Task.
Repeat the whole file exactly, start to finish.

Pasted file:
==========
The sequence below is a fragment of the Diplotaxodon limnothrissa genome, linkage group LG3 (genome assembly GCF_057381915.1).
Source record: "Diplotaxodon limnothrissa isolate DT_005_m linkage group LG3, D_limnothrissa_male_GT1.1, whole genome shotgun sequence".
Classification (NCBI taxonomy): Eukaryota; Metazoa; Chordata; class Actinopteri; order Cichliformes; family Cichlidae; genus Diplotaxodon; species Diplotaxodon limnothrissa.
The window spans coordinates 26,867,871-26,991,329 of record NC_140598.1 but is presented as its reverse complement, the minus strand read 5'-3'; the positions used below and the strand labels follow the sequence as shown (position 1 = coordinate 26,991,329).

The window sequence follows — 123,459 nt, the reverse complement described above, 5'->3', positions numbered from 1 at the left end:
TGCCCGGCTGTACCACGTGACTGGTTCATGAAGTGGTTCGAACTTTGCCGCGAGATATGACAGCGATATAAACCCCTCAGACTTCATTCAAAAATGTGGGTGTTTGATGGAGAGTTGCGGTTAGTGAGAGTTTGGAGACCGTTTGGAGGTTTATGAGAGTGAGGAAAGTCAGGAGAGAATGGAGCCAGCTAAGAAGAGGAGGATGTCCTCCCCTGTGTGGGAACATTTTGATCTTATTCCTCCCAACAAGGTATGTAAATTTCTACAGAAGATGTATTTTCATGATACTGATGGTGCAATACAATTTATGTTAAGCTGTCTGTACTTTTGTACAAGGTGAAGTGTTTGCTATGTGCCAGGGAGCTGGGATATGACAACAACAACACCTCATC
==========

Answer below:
The sequence below is a fragment of the Diplotaxodon limnothrissa genome, linkage group LG3 (genome assembly GCF_057381915.1).
Source record: "Diplotaxodon limnothrissa isolate DT_005_m linkage group LG3, D_limnothrissa_male_GT1.1, whole genome shotgun sequence".
Classification (NCBI taxonomy): Eukaryota; Metazoa; Chordata; class Actinopteri; order Cichliformes; family Cichlidae; genus Diplotaxodon; species Diplotaxodon limnothrissa.
The window spans coordinates 26,867,871-26,991,329 of record NC_140598.1 but is presented as its reverse complement, the minus strand read 5'-3'; the positions used below and the strand labels follow the sequence as shown (position 1 = coordinate 26,991,329).

The window sequence follows — 123,459 nt, the reverse complement described above, 5'->3', positions numbered from 1 at the left end:
TGCCCGGCTGTACCACGTGACTGGTTCATGAAGTGGTTCGAACTTTGCCGCGAGATATGACAGCGATATAAACCCCTCAGACTTCATTCAAAAATGTGGGTGTTTGATGGAGAGTTGCGGTTAGTGAGAGTTTGGAGACCGTTTGGAGGTTTATGAGAGTGAGGAAAGTCAGGAGAGAATGGAGCCAGCTAAGAAGAGGAGGATGTCCTCCCCTGTGTGGGAACATTTTGATCTTATTCCTCCCAACAAGGTATGTAAATTTCTACAGAAGATGTATTTTCATGATACTGATGGTGCAATACAATTTATGTTAAGCTGTCTGTACTTTTGTACAAGGTGAAGTGTTTGCTATGTGCCAGGGAGCTGGGATATGACAACAACAACACCTCATC